“Public Relations activities and protocols are not what they were even three years ago,” says Margaret Barchine, APR, Communications Manager at National Alcohol Beverage Control Association. “ The pace at which technology changes, the communications styles of varying generations entering the workplace, public relations practices and protocols and many factors influence the need to keep up with these evolutions. Professional development is a means of doing that.”
While the goal of professional development is to continue to be a student of the trade and stay up to date on trends in the industry there are a few additional benefits for both practitioner and employer:
- Networking– Of course if you leave the office and go to a luncheon you will meet other people. It is not always about the business card exchange. It is about making a connection that you may need to call upon for your employer or client.
- Knowledge base– Case studies of campaigns that have succeeded or tanked, can be a resource to a practitioner to provide insight and examples that they can refer to in their work with management or clients.
- Leadership skills– By participating in a professional development organization frequently members are calls upon to serve as a board member. This opportunity can help to provide hands on leadership skills and insights to those lacking a leadership or management position in the work place.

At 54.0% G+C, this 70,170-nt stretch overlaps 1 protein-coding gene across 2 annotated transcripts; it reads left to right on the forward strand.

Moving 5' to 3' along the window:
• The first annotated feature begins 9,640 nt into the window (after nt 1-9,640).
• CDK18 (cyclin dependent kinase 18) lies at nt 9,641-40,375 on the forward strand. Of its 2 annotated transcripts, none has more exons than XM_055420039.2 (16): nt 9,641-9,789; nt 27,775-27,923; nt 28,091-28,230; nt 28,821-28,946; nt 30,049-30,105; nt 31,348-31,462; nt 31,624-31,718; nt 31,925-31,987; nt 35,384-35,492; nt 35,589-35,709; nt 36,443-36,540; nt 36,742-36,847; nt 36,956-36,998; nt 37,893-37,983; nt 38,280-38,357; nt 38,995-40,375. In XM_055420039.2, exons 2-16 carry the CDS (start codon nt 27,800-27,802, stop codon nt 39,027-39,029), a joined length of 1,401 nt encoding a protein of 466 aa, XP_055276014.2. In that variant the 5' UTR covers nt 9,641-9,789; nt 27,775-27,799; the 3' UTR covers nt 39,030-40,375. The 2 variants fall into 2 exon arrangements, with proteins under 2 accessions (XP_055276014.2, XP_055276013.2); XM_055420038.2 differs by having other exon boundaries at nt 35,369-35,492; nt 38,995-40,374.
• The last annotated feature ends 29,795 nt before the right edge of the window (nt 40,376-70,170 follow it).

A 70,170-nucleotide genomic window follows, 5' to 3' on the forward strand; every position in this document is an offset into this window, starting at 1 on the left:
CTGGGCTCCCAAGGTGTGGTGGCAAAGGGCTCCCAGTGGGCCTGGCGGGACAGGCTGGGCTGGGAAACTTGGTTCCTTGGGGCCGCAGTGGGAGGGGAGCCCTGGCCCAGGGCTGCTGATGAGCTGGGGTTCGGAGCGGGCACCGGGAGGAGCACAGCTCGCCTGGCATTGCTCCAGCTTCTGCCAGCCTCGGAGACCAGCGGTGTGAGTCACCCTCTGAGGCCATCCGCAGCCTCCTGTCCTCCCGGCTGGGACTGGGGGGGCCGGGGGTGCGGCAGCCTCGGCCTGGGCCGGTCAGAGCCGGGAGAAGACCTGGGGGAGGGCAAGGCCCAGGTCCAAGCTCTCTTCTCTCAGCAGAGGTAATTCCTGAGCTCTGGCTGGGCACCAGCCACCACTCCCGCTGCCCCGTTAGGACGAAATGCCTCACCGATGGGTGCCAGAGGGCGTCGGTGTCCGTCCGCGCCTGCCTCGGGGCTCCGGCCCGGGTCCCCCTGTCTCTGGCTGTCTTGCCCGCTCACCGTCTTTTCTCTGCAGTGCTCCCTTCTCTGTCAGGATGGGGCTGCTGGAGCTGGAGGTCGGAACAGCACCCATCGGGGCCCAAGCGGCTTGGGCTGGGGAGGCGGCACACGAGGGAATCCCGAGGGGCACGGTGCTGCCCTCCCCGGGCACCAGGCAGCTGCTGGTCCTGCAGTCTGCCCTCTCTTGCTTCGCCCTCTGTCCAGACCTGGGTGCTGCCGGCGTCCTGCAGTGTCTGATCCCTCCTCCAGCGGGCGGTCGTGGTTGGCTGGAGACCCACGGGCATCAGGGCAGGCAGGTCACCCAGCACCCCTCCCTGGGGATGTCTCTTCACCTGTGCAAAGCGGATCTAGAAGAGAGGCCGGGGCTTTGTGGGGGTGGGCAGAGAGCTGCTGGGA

- Efficiency– Hearing the opportunities and challenges of other organizations and peers through lunch and learns can help save time in your own campaign research, execution and evaluation.
- Creativity– Ideas can be sparked from knowing what is out there that has been done, can be done or has yet to be done. Professional development can be the spark needed to generate the next big idea for your organization.
- Career development– the PR industry is very competitive and great PR jobs are sometimes hard to find. Know that you will set yourself apart in the stack of resumes through your insight to the industry and understanding of the industry trends.
A PR pro who is actively learning and developing their skill set means that the employer is receiving better counsel, better work and better results. It is a win for both the employee and the employer the challenge is finding the time to make sure it is ingrained into your routine and personal growth plan. Professional development is a commitment but also a reward.
“A college degree provides baseline knowledge and is a good starting point but these days everybody has one,” says Linda Pophal of Strategic Communications. “Additional professional development is required to stand out, to stay current, and ultimately, to stay marketable.”
Original article can be found at: Professional Development is a MUST | PRBreakfastClub http://prbreakfastclub.com/2012/01/25/prof-dev/#ixzz1mCT3epyc